Last week [1], we saw how to use Functor to define a single

*lift*function and how could we write*set*in terms of*modify*. Today we will attack the trickiest part of our journey to simplify Lens definition. Do not worry if it does not make sense the first time you read it, I had to watch two or three times Simon Peyton Jones presentation [2] before it starts to make any sense! And fell free to add comments to this blog if you want me to clarify something.
3. Modify

We can see from their type signature that

*modify*and*lift*are very similar:def modify(from: S, f: A => A): S def lift[F[_]: Functor](from: S, f: A => F[A]): F[S]

They both take an S and a function from A. The only difference is that

*lift*wrap the return value in a Functor context. If we want to write*lift*in term of*modify*, we would need a function to extract an A from F[A] for**all**Functors and Functor does not define such function (Comonad does). However, if we try to write*modify*in terms of*lift*, we only have to pick up**one**type**with a few characteristics:**- it needs to have an instance of Functor
- we need an extract function that pulls out an S out of F[S] (the return type of lift)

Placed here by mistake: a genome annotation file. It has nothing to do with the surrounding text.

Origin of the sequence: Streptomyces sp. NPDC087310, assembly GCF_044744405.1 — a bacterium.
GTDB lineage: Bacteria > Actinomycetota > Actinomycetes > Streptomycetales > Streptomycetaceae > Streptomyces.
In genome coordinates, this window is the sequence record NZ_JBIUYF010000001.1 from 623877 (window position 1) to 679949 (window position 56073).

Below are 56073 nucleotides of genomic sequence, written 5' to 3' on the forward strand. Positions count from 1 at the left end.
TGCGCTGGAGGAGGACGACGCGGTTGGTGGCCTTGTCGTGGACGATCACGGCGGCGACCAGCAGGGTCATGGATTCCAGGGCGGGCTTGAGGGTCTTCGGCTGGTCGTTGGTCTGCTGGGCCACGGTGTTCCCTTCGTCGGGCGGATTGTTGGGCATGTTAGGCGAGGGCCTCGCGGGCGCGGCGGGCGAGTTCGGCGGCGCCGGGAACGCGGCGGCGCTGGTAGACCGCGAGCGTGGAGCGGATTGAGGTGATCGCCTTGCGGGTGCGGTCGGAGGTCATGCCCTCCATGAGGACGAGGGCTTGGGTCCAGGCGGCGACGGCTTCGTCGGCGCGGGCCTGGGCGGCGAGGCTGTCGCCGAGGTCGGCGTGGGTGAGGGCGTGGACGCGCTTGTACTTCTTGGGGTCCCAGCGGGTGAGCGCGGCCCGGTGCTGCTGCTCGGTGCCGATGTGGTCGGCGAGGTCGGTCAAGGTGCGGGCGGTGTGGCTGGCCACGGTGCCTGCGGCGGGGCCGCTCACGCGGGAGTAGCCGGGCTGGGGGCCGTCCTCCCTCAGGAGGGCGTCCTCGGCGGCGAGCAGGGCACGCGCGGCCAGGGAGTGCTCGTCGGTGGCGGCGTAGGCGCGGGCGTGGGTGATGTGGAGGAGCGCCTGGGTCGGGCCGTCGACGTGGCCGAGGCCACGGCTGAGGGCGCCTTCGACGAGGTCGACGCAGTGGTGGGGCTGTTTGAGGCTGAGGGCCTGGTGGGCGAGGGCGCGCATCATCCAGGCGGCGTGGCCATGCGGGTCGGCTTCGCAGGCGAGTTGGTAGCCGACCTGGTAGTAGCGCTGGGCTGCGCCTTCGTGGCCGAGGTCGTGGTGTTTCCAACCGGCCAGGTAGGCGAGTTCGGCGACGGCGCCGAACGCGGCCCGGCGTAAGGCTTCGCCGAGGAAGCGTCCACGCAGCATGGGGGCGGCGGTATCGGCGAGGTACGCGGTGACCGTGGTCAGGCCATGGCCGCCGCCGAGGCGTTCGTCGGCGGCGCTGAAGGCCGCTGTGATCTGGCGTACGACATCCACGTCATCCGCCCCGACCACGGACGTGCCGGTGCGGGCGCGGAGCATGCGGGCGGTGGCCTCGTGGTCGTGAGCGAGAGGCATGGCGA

- we need a raise function that takes a simple A and raise it to an F[A] (to satisfy f lift function)

If we had such a type F, we could write modify as follow:

def modify(from: S, f: A => A): S = { type F[X] = ??? // the type we need to define def raise(a: A): F[A] = ??? def extract(fa: F[A]): A = ??? extract(lift(from, {a: A => raise(f(a)) })) }

The simplest way to define such a type is to use a case class with a single generic value. We get extract and raise for free from the case class accessor and constructor respectively. So we only have to write an instance of Functor for that dummy type, let's call it Id.

case class Id[A](get: A) val idFunctor = new Functor[Id] { def map[A, B](id: Id[A])(f: A => B): Id[B] = Id(f(id.get)) } def modify(from: S, f: A => A): S = { def raise(a: A): Id[A] = Id(a) def extract(id: Id[A]): A = id.get extract(lift(from, {a: A => raise(f(a)) })) }

Or simply:

def modify(from: S, f: A => A): S = lift(from, { a:A => Id(f(a)) }).get

Magical isn't it? You write down the type signature of the functions you need and check that everything compile. Then, you only to define or even better find an existing type that respect your contract (you can find Id in Scalaz [3]).

For those of you inclined to early optimisation, you may worry that we are wrapping and unwrapping an object unnecessarily. It turns out that we can define Id with no runtime cost by using the following type synonym:

type Id[A] = A

4. Get

We managed to write

*set*as*modify*and*modify*as*lift*because they are all doing the same thing: updating an A from S and returning the updated S. However,*get*is not updating anything, it simply reads an A from S. A priori, there is no way to consolidate the updating part of lenses with the reading part. The trick relies on the fact that both*modify*and*lift*have access to A when they use their f function. After all, if you want to modify A, you need to access it first!